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Onion Assault is a short and snappy 2D platformer by the team who brought us the classic Gunman Clive, Super Punch Patrol and Mechstermination Force.

As with their previous releases, Onion Assault is a thoughtfully-crafted love letter to great games of yore. This time, Super Mario Bros. 2 is firmly under the spotlight, as the main hook of Onion Assault is the same; lift objects (usually the titular Onions) and enemies and then throw them around to reach the end of a level.

Switches can be flicked by throwing objects at them
Switches can be flicked by throwing objects at them

You’re introduced to the simple controls in the first stage, and you’ll immediately feel the care that’s gone into making sure the basics have been nailed. Controls are responsive and the act of throwing onions is fun all by itself. Also found in the first level are enemies, of which you’ll see a decent variety from start to finish. As with Mario Bros. 2, jumping on enemies does nothing to them (or to you), so from here you can either pick them up and throw them or let them take you for a ride.

It is simple gameplay, but the team at Hörberg Productions plays with this in a very Nintendo fashion throughout the game’s 16 stages.

The requisite snow levels look great
The requisite snow levels look great

Each level introduces a new spin or variation on the established mechanics, but never overcomplicates the action. One of the earliest examples you’ll encounter is a flying onion which acts like a single-use Propeller Mushroom from New. Super Mario Bros.. This is explained in an easy-to-understand manner and is then used in increasingly difficult platforming challenges. This never distracts from the core gameplay and only adds. Varied enemy designs can also provide new gimmicks, with jumping enemies enabling you to reach higher places, or a flying one allowing you to make it to a previously inaccessible Large Coin (of which 3 are available to collect in every level).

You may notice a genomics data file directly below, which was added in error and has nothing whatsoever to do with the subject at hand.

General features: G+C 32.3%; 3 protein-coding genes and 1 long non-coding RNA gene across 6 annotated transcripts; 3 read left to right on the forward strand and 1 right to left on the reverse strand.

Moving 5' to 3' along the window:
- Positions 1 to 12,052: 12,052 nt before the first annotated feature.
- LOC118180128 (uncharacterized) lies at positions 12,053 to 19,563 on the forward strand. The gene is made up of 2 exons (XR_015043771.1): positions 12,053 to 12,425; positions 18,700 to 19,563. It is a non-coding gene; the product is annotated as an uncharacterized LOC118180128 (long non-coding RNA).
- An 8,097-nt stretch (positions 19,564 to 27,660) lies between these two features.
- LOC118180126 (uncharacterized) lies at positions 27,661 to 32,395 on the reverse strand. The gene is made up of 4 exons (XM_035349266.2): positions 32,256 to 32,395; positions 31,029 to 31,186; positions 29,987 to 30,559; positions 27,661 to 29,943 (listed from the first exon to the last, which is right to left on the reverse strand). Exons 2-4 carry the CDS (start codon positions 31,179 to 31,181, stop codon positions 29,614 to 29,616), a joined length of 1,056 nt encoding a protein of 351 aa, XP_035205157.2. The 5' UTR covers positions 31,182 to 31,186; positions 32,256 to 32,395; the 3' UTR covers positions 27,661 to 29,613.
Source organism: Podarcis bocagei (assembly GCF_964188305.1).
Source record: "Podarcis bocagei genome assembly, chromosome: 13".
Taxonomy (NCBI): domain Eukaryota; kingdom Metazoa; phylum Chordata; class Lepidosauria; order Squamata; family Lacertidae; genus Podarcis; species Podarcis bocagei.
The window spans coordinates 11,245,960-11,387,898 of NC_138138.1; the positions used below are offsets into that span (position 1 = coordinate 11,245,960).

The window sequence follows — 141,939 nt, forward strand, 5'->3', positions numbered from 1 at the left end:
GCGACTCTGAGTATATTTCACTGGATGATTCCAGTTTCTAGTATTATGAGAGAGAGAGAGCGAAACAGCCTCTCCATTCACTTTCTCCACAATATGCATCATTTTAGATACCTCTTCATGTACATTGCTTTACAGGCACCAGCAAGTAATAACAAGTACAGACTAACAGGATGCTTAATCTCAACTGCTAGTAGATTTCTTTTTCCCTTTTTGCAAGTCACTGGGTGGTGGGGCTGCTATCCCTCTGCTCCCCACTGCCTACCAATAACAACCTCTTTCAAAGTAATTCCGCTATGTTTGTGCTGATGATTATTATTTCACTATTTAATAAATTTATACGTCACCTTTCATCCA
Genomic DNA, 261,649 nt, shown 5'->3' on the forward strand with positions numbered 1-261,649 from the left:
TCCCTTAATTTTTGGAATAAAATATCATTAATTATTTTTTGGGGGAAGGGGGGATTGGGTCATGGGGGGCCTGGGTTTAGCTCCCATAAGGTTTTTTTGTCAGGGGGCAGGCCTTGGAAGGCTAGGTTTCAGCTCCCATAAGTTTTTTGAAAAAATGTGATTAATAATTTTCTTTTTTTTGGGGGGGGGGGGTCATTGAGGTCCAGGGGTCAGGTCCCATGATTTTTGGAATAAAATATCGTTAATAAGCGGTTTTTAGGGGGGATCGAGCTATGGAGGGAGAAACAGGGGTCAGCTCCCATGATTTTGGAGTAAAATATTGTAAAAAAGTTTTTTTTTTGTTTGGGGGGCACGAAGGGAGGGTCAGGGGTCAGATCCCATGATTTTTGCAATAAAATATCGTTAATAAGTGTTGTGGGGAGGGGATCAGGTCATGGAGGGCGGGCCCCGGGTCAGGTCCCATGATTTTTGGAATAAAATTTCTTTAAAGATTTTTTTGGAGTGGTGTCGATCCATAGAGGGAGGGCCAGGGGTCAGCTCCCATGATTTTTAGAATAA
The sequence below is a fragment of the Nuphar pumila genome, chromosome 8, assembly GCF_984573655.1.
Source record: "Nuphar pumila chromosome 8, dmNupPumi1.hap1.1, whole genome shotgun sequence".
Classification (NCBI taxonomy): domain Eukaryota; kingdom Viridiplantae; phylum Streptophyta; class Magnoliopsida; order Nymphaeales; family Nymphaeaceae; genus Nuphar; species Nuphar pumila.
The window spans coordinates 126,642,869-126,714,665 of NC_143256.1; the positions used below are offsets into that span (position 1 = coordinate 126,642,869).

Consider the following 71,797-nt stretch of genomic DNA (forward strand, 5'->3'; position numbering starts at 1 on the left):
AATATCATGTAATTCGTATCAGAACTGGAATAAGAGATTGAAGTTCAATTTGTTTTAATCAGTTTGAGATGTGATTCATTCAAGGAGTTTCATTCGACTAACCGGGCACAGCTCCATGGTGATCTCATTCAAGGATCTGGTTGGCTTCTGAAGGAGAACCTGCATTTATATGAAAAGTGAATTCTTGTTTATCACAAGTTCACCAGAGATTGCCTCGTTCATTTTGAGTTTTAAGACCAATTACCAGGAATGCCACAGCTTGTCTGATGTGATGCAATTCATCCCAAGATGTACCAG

The stages themselves have great, tight design. Some will challenge you to be patient, others will require quick reflexes and another batch will demand precision platforming. This isn’t Nintendo Hard, but it is a challenging game despite what its 2-to-3-hour runtime may suggest. Boss encounters manage to strike a fine balance between being difficult and also enjoyable, as they all have their own unique ways of being beaten.

Classic huge screen-filling bosses are the order of the day
Classic huge screen-filling bosses are the order of the day

As with classic platformers, dying is all part of the discovery, so you will likely die a good number of times. Thankfully, loading times are fast in Onion Assault, so once you die, you immediately respawn at the most recent checkpoint - assuming you have any lives left. Eschewing the modern thinking of lives not being relevant, you’ll be rewarded with an extra life for every 50 regular coins you collect. If you run out of lives, you will be dropped back onto the bright and cheery world map, forcing you to retry the level from the beginning.

Visually speaking, stages have a great variety, with the action taking place in caves, snowy plains, grassy areas and more. In particular, the nighttime stage looks especially nice. The graphical style may not stand out as much as Gunman Clive’s, but it does still have its own identity. It is bright and crisp and runs at a solid 60fps. Adding to the character, the backgrounds and enemies bop along to the jaunty background music that pleasantly accompanies you during the adventure, matching the overall tone well.

At a glance...

Developer: Hörberg Productions   Genre: 2D Platformer   Price: £7.19   File Size: 166 MB

While my time with Onion Assault was brief at just over 2 hours, the straight-forward premise is delivered with confidence and feels fresh every step of the way. A careful eye has been cast over each and every segment of platforming action to ensure moment-to-moment fun, and that’s exactly what my two hours with the game were filled with. Pure fun.

About gn-nakasan

gn-nakasan

Living in England, Neil cut his teeth on Supercars, Dizzy and Bubble Bobble on the C64. At 15 he became the (still reigning!) European Sonic Speed Champion and, barring the birth of his Daughter, he's been chasing that high ever since!

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